Secret records mean corrected procedures and fewer malpractice suits, the bill's supporters say.
By STEVE BOUSQUET
Published April 29, 2004
TALLAHASSEE - The House voted Wednesday to keep records of medical errors public, then reversed itself an hour later and voted to keep the information secret.
The second vote was 80-38, giving the House the exact minimum required to enact a new public records exemption.
The bill now goes to Gov. Jeb Bush. It's unclear whether he will sign it.
The measure means the public cannot get the name of any doctor, nurse or other health care worker mentioned in an incident report. Existing law already keeps a patient's name secret.
On the first vote, 72 House members voted for it with 43 opposed, including five Republicans. On the second vote, House leaders rounded up eight more Republicans who either missed the first vote or voted no the first time.
Under the state Constitution, a new public records exemption needs a two-thirds vote of both houses, or 80 votes in the House.
Rep. Dudley Goodlette, R-Naples, said the exemption is a "critically important component" of efforts to reduce malpractice lawsuits in Florida.
"This is to encourage people in the medical profession to clean up the practice, to report near-misses and to ensure there is greater patient safety," Goodlette said.
Opponents said the exemption bars the public from knowing about incompetence in the operating room.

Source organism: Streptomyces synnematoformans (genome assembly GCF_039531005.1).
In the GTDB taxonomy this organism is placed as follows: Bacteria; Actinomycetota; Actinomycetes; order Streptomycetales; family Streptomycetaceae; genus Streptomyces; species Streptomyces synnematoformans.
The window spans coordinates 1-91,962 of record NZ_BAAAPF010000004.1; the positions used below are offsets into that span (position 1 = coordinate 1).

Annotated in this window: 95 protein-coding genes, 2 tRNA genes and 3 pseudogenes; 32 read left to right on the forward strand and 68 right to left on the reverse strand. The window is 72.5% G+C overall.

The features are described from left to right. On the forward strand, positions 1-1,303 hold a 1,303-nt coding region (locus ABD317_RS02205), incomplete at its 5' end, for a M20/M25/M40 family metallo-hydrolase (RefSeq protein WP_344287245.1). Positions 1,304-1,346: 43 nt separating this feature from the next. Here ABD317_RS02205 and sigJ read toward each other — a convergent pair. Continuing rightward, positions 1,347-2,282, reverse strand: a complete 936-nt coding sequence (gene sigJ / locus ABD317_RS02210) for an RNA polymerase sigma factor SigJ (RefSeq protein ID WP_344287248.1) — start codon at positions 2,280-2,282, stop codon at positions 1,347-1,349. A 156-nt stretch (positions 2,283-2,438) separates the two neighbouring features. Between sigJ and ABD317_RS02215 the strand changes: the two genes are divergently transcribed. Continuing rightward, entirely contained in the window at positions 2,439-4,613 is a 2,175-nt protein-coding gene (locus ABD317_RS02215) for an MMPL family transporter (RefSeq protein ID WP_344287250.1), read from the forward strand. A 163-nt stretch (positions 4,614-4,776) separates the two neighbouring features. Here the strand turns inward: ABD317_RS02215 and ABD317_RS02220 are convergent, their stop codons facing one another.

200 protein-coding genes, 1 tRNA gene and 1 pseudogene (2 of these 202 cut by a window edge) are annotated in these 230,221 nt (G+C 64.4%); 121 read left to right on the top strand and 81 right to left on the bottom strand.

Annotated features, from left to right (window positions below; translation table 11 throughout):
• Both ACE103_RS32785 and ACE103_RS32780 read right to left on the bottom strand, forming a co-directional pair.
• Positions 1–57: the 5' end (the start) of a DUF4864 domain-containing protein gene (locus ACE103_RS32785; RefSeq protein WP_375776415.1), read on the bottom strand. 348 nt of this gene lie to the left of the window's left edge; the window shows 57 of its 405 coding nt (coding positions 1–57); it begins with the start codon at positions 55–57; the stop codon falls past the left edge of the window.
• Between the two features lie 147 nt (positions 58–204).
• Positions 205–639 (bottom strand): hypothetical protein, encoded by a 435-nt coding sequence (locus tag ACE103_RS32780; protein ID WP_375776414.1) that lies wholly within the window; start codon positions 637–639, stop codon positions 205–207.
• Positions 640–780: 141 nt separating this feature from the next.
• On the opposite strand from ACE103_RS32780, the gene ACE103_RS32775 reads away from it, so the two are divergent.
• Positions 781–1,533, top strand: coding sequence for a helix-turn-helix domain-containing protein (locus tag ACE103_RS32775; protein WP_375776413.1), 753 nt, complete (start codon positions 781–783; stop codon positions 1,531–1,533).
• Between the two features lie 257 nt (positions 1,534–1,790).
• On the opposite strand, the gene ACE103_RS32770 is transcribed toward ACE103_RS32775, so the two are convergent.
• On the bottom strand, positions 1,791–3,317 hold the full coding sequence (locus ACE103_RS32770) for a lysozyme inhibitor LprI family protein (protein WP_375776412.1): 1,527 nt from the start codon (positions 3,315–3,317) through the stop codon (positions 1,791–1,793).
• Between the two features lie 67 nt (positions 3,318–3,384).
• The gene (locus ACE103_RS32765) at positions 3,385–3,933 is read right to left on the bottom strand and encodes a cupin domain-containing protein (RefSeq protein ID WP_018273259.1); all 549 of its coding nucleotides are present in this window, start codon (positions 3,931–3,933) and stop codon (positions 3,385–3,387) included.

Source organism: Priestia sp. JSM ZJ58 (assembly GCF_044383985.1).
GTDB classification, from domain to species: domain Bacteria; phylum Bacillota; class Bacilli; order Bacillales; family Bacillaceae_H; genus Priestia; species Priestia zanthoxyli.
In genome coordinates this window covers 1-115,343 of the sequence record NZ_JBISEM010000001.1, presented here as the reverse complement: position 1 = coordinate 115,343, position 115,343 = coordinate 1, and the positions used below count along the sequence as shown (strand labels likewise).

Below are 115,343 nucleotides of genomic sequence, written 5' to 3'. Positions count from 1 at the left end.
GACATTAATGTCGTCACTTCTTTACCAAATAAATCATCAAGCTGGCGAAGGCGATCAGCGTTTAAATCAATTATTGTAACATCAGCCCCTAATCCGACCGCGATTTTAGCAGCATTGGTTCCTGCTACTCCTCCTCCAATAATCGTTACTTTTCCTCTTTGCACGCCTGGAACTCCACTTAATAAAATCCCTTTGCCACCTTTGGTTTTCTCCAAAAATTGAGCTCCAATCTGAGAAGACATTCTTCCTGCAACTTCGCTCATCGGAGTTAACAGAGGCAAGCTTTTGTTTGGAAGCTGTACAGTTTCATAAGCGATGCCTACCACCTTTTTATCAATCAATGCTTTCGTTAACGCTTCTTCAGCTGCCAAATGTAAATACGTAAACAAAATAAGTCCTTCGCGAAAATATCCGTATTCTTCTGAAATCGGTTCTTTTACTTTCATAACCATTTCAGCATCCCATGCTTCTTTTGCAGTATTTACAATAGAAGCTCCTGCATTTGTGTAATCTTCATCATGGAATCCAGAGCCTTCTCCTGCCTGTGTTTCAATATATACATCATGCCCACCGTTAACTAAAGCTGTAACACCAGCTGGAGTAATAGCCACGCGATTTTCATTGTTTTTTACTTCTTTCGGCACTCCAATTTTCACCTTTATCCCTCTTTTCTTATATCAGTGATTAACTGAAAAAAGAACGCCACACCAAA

"Why would you want to protect someone who has harmed another?" said Rep. Doug Wiles, D-St. Augustine. "If you want to keep these bad actors under the cloak of darkness, then you'll vote for this bill."
Barbara Petersen of the First Amendment Foundation in Tallahassee, which monitors open government laws, called the House vote "disgusting." The original bill exempted the person or entity reporting the incident, but the Senate broadened the bill Saturday to exempt all health care practitioners or entities named in reports of near misses.
The Legislature defines a near miss as "a potentially harmful event that could have had an adverse result but through chance or intervention in which harm was prevented."
"We could have a doctor with 17 near-misses, and we won't have any opportunity to get access to that information," Petersen said.
Rep. Ed Homan, R-Tampa, an orthopedic surgeon who said he was "speaking as a physician," said no doctor would report near misses "when those records are open and available for lawsuits."
Rep. Frank Farkas, R-St. Petersburg, urged support of the bill. "If you're in favor of preventing more malpractice suits, more bad procedures, you'll vote for this," Farkas told the House. "Right now, people are afraid to come forward."